What was your favorite moment with a faculty or staff member?
My favorite moment with a faculty member was just after all the senior international studies majors got their capstones (which were presentations about their time at the Model United Nations) approved by the International Studies Department. I was the last one to come back in the room, and Dr. Misawa came up to me and congratulated me and thanked me for serving as head delegate, and he asked everyone to applaud me for being the head delegate. There were times where it was difficult, but that round of applause and hug from Dr. Misawa definitely make the experience worthwhile.
What is one of your best W&J memories?
One of my best W&J memories was eating dinner with everyone on my JayTerm trip to Prague in May 2019. We went out visiting the sites in the city, and had a late dinner together at a place that served amazing Italian food. The food was fantastic and the conversations were lovely. The whole trip was amazing, but I remember a lot of the details of that night specifically, because it started with a comedy show, included dinner, and ended with exploring the city, seeing the Lennon Wall, and taking amazing photos at sunset.
What was a favorite class project you completed while at W&J?
My favorite class project was a paper for my Renaissance history class that I took in the fall semester of my senior year with Dr. List. The paper detailed the arguments and argument tactics of female writers of the era who were writing in the defense of women. It was the longest paper I ever wrote at the college level, clocking in at a little over 16 pages. It was a few days of intensive writing, but I enjoyed researching and writing the paper because of my love of the topic. The Renaissance is one of my favorite eras, and I jump at any chance I get to do research about women.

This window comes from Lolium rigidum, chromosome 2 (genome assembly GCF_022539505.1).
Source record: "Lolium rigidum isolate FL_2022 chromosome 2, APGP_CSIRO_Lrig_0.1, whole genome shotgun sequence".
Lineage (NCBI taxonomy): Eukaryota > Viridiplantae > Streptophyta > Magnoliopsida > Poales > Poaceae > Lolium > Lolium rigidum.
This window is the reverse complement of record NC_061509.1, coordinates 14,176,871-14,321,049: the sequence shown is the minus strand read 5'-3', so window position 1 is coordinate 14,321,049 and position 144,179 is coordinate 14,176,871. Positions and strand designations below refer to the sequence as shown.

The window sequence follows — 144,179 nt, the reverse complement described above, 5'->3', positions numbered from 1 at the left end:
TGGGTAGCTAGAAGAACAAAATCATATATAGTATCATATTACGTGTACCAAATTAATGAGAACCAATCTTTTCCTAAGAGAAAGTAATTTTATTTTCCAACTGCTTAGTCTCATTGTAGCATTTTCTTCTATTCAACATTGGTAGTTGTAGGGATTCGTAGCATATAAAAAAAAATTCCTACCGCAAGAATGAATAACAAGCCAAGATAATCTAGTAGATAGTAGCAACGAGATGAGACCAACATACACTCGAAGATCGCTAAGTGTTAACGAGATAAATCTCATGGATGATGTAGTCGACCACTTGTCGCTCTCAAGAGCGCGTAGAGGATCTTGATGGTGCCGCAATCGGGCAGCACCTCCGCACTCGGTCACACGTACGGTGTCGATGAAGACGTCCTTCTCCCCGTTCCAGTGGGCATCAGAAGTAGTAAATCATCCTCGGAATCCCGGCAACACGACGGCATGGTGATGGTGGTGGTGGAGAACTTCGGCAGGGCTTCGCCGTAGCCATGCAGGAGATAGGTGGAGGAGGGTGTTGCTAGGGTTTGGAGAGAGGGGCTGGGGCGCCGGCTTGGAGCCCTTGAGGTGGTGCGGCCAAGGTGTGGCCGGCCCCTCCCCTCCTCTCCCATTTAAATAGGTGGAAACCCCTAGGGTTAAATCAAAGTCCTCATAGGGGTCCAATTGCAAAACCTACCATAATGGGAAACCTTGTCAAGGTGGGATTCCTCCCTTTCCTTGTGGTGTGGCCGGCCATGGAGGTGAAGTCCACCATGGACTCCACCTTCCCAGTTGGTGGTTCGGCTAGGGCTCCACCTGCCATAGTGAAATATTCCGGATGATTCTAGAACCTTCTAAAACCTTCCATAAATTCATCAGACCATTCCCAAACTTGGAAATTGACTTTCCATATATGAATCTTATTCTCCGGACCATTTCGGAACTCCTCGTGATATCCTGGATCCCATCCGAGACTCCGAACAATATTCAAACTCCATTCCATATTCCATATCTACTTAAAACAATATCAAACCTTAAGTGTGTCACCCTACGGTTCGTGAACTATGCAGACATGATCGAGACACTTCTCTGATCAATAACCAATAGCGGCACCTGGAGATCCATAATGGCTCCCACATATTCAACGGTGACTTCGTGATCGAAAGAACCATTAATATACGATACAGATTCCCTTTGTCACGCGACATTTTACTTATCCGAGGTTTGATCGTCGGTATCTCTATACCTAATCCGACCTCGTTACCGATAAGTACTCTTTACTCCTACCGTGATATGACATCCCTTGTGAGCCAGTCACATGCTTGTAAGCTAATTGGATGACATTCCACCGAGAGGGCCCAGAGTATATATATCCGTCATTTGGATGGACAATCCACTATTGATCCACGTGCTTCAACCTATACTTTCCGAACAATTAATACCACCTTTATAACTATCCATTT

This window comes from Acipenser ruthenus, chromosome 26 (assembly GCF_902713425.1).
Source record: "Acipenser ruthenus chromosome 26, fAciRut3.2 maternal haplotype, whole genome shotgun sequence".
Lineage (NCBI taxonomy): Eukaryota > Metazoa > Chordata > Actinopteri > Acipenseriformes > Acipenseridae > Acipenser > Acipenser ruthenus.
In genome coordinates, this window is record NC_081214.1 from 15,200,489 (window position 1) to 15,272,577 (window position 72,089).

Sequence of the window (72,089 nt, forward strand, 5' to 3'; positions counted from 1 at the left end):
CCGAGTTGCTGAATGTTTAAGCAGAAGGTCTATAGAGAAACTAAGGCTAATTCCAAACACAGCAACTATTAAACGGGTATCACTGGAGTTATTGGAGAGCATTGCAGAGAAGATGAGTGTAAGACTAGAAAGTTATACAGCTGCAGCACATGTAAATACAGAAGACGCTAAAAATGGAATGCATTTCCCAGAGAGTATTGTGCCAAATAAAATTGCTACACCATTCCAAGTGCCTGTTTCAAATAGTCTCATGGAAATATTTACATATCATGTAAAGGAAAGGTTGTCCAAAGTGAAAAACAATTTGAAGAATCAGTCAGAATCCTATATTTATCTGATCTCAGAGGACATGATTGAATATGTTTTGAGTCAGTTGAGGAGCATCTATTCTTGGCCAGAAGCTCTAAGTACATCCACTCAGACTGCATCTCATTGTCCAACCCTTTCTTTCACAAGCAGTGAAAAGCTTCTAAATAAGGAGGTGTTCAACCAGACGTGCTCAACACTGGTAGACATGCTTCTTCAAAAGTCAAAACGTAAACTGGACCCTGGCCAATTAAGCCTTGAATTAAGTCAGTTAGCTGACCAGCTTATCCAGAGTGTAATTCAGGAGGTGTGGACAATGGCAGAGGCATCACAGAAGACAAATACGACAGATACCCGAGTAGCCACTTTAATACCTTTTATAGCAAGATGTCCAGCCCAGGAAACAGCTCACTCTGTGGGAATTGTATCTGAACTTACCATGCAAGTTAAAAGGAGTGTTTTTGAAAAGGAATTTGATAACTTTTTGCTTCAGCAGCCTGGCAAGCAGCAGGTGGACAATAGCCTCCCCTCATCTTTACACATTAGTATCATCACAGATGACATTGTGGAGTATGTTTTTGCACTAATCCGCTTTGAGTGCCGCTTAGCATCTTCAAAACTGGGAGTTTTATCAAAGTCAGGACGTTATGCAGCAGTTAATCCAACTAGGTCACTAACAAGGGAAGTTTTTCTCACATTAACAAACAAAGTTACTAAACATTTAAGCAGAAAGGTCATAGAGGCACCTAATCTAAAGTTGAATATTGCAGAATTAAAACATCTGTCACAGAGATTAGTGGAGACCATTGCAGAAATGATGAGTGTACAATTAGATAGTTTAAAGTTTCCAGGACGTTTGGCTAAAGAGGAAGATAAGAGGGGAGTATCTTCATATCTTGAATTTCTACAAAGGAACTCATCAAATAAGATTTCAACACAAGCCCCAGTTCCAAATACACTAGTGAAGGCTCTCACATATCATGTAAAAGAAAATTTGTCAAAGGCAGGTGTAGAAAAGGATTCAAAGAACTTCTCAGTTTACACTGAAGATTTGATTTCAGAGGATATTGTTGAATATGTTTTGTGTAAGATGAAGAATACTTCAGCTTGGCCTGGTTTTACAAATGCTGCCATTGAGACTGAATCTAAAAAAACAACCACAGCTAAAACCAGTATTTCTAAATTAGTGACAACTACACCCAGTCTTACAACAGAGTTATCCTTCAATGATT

What are you most proud of doing while at W&J?
I'm most proud of giving a Tom Talk at the Symposium on Democracy kickoff event. If someone had told my first-year self that I would give a Tom Talk, I wouldn't have believed them, because I was so frightened of public speaking then. However, through my many class presentations, I was able to improve my public speaking skills so much that I felt ready and excited to give a Tom Talk. It would have been something that I regretted not doing, so I took the opportunity to talk about a topic that was incredibly important to me: ways for college students to be politically active in the 21st century. Looking back on it now, I feel more proud of giving this talk than my capstone, because I was worried about how the audience would receive my talk (given the political nature of it), but I was very pleased by the positive comments I received afterwards.